List Price: $4.9 million
Sale Price: $3.95 million
The Property: The ten-bedroom Kenwood mansion built in 1914 for Max Adler, the founder of the Adler Planetarium, sold October 15 for $3.95 million. That’s over a million dollars more than anyone has ever paid for a home in Kenwood or its sibling neighborhood, Hyde Park.
The archives of Midwest Real Estate Data show that the next-highest sale price in those neighborhoods is the $2.85 million that a couple paid in 2007 for a home that they later short-sold at a considerable loss. The third-highest price is $2.5 million, paid in 2006 for this beauty.
How did the Adler mansion snag such a celestial price? Take a look at the listing photos. They’ll put you over the moon with their grandly scaled rooms and extensive historical woodwork. There are sun rooms and parlors and window seats inside, and a herringbone-patterned brick driveway outside. The 18-room, 11,500-square-foot house stands on just less than nine-tenths of an acre in “Obamawood,” just a block north of the president’s house.
The home has serious architectural credibility: its architect, Arthur Huen, was a star of Chicago-area mansion design, working for the Armours and others in Lake Forest, top families in Chicago, and many others.
Ninety-nine years ago, Huen designed this home for Sears Roebuck & Co. vice president Manasse “Max” Adler and his wife, Sophia, who was the sister of Sears chief Julius Rosenwald. Rosenwald’s mansion was right around the corner from the Adlers’, on Ellis. Max Adler funded the launch of Chicago’s lakefront planetarium, the first in the nation, in 1930.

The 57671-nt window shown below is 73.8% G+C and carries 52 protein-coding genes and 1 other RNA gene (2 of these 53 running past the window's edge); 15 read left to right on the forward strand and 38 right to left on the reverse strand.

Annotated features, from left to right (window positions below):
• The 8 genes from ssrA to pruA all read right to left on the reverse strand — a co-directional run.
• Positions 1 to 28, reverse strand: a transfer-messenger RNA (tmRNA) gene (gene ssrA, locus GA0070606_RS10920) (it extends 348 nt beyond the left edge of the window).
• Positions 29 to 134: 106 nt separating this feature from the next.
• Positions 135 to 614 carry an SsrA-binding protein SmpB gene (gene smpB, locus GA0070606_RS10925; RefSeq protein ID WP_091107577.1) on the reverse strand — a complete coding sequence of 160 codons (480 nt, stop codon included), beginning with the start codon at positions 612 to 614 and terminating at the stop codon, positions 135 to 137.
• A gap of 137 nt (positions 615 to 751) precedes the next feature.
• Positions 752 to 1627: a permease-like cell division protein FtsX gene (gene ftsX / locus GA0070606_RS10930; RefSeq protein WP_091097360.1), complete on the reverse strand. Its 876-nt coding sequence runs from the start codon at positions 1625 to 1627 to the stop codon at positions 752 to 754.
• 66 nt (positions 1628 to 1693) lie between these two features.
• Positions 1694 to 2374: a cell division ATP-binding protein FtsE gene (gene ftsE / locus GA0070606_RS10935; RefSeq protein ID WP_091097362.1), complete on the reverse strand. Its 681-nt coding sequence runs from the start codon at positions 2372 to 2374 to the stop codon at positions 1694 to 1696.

In 1988, the home was owned by a University of Chicago scientist who wanted $1.5 million for the house. The Cook County Recorder of Deeds’ files are confusing, but the house appears to have changed hands more than once in the next two years. By June 1990, Thomas and Linda Heagy were the owners. The Wall Street Journal says they paid $1.4 million; public records don’t show a price. Thomas Heagy was the vice chairman of LaSalle Bank at that time; later, he was CFO. He’s now retired.
The Heagys listed the house for sale in April and had it under contract by early August. The sale closed October 15, to buyers who are not yet identified in the public records. I couldn’t reach the Heagys, and their listing agent, Jan Smith, didn’t respond to a request for comment.
Price Points: While the sale price bested the old record by over $1 million, the sellers originally shot even higher, asking $4.9 million. The listing for the house said it “had over $3M in renovations.” Add that to the Heagys’ reported $1.4 million purchase price, and you get a total investment of $4.4 million. Selling for $3.95 million, they recouped only 89 percent of what they had in the house.
Of course, all the splendor of living in such a sumptuous place for 23 years counts for something.
Listing Agent: Janice Smith of @Properties, 773-230-0839Edit Module